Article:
Indian software company Cognizant has acquired UK-based consultancy PIPC, a specialist in program management.
Cognizant said that PIPC offered a wide range of program management services, tools, including the PMO (Project Management Office) core competency and its PhD (Project Health Diagnostic) tool. The company said that PIPC will complement Cognizant's existing project management capabilities and help provide integrated services across consulting, technology, and business process outsourcing. Terms of the deal were not disclosed.
"At a time when cyclical and secular pressures are driving clients to seek new performance thresholds, effective program management is essential to ensure measurable business outcomes. PIPC's strategic program management offerings will strengthen our ability to manage increasingly complex global projects while expanding our geographic footprint, particularly in Australia, New Zealand and the UK," said Francisco D'Souza, president and CEO for Cognizant.
According to IDC's Mette Ahorlu consulting director for IDC's European Software and Services Group, PIPC is a very good fit with Cognizant. "Its focus not only on consulting as well as its capabilities in IT implementation work is likely to make integration with Cognizant that is already consulting oriented. We have often seen IT companies finding it difficult to integrate acquired management consultants, but in this case we believe it can work out to be a strength that Cognizant may see synergies early in the integration process," she said.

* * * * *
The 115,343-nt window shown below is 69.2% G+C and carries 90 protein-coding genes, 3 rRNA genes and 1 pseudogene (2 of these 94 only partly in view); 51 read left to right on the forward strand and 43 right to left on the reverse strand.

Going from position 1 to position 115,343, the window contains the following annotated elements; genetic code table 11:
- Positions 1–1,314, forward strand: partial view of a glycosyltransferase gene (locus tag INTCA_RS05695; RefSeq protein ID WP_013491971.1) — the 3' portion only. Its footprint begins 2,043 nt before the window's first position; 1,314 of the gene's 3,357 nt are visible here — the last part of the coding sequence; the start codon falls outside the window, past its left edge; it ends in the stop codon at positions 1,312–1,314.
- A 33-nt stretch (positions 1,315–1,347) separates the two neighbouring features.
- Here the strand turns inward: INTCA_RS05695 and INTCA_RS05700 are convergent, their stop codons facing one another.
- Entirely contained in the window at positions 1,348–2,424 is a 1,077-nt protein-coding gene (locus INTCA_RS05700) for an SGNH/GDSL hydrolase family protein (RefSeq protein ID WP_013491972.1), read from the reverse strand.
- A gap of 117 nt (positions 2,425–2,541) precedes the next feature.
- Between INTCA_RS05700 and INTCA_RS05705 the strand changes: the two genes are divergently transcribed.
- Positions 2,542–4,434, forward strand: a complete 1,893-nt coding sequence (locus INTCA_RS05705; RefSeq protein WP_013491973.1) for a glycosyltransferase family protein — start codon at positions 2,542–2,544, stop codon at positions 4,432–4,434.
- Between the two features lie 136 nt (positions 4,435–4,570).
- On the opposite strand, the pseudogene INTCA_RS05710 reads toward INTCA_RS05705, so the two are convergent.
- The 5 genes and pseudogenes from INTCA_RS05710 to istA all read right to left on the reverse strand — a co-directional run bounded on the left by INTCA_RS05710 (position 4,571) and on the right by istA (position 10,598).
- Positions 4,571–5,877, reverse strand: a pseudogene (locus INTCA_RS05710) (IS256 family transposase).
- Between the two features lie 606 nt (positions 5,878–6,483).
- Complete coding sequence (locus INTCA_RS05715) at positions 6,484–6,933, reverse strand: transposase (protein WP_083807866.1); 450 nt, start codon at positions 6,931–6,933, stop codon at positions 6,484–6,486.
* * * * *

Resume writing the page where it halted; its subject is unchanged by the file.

Antony Miller, foudner of analyst TechMarketView was less convinced. "This is not a no-brainer! The Indian players desperately need to boost their consulting propositions if they are ever to truly match the scale of Accenture and IBM, whom they hold as the benchmarks to beat," he said.
"This is all about the Indians moving from the machine room to the board room. But I remain to be convinced that acquisitions are the right way to go about it."
For Indian outsourcers to beat the usual suspects in consulting they need to "change the rules of the game, as they have done for traditional IT services. A ‘me too but cheaper’ proposition just won’t wash."